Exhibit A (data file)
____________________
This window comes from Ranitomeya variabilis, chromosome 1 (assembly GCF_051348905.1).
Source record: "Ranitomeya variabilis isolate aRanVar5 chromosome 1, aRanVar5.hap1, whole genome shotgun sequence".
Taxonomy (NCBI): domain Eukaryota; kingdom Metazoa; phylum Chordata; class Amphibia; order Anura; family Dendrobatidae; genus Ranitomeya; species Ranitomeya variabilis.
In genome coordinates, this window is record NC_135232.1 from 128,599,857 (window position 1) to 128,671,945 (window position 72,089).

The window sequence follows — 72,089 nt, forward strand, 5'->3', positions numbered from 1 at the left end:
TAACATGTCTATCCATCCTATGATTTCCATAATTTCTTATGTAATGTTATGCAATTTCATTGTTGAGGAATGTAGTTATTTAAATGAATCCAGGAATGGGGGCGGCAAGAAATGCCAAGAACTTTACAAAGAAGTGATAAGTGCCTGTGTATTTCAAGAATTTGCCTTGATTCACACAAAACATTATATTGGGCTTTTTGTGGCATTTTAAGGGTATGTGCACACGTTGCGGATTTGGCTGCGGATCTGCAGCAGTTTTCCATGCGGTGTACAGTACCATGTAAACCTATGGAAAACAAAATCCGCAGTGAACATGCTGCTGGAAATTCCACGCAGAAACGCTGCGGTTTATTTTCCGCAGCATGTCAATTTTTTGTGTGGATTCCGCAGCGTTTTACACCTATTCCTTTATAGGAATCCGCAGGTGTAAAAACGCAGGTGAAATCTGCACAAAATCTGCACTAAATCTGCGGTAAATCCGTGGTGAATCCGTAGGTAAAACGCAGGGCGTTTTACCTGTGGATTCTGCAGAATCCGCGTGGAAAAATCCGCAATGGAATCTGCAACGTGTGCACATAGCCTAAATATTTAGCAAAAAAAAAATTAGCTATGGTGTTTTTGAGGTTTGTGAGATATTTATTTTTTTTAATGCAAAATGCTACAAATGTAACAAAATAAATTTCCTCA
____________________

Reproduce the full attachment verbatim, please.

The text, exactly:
This window comes from Ranitomeya variabilis, chromosome 1 (assembly GCF_051348905.1).
Source record: "Ranitomeya variabilis isolate aRanVar5 chromosome 1, aRanVar5.hap1, whole genome shotgun sequence".
Taxonomy (NCBI): domain Eukaryota; kingdom Metazoa; phylum Chordata; class Amphibia; order Anura; family Dendrobatidae; genus Ranitomeya; species Ranitomeya variabilis.
In genome coordinates, this window is record NC_135232.1 from 128,599,857 (window position 1) to 128,671,945 (window position 72,089).

The window sequence follows — 72,089 nt, forward strand, 5'->3', positions numbered from 1 at the left end:
TAACATGTCTATCCATCCTATGATTTCCATAATTTCTTATGTAATGTTATGCAATTTCATTGTTGAGGAATGTAGTTATTTAAATGAATCCAGGAATGGGGGCGGCAAGAAATGCCAAGAACTTTACAAAGAAGTGATAAGTGCCTGTGTATTTCAAGAATTTGCCTTGATTCACACAAAACATTATATTGGGCTTTTTGTGGCATTTTAAGGGTATGTGCACACGTTGCGGATTTGGCTGCGGATCTGCAGCAGTTTTCCATGCGGTGTACAGTACCATGTAAACCTATGGAAAACAAAATCCGCAGTGAACATGCTGCTGGAAATTCCACGCAGAAACGCTGCGGTTTATTTTCCGCAGCATGTCAATTTTTTGTGTGGATTCCGCAGCGTTTTACACCTATTCCTTTATAGGAATCCGCAGGTGTAAAAACGCAGGTGAAATCTGCACAAAATCTGCACTAAATCTGCGGTAAATCCGTGGTGAATCCGTAGGTAAAACGCAGGGCGTTTTACCTGTGGATTCTGCAGAATCCGCGTGGAAAAATCCGCAATGGAATCTGCAACGTGTGCACATAGCCTAAATATTTAGCAAAAAAAAAATTAGCTATGGTGTTTTTGAGGTTTGTGAGATATTTATTTTTTTTAATGCAAAATGCTACAAATGTAACAAAATAAATTTCCTCA